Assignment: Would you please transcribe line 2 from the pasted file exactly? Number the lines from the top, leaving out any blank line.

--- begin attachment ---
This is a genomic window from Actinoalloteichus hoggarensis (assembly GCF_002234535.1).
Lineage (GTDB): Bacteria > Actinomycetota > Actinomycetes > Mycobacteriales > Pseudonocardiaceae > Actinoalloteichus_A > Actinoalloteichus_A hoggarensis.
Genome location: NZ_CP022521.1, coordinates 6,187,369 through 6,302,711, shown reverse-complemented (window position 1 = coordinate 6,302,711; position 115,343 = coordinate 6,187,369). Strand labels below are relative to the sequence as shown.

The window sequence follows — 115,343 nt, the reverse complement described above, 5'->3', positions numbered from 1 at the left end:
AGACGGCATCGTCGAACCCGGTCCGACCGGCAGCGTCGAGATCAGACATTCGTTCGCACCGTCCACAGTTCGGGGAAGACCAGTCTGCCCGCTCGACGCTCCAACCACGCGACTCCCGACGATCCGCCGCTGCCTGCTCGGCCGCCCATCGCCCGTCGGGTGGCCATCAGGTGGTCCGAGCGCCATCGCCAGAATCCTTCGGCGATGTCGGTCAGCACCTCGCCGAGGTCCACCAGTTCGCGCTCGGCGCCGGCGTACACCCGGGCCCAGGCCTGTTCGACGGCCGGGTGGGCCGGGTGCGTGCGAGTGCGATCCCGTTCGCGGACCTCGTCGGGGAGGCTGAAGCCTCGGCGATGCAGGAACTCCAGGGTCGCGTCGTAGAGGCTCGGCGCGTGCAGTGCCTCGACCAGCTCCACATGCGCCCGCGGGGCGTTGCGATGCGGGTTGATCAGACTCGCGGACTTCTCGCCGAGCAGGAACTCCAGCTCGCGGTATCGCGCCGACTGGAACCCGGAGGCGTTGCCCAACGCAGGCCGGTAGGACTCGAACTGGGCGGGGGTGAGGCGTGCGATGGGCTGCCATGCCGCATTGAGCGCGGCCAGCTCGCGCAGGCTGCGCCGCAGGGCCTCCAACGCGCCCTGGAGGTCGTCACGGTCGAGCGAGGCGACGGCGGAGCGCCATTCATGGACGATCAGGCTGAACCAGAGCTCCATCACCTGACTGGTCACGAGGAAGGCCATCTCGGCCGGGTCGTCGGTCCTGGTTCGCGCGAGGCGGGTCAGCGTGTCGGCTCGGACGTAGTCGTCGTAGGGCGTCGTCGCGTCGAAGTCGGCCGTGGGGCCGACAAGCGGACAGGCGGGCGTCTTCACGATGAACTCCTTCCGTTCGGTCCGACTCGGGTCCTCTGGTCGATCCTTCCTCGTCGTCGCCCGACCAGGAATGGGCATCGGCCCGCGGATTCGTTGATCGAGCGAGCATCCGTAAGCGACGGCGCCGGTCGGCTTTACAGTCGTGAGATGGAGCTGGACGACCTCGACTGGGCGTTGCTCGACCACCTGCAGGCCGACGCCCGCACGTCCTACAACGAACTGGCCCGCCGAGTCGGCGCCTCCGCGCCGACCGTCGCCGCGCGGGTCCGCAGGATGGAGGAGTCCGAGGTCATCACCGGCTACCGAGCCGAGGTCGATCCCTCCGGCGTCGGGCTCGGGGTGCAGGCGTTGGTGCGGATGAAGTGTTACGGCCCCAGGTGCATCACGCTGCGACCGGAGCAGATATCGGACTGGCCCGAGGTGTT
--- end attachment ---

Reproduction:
Lineage (GTDB): Bacteria > Actinomycetota > Actinomycetes > Mycobacteriales > Pseudonocardiaceae > Actinoalloteichus_A > Actinoalloteichus_A hoggarensis.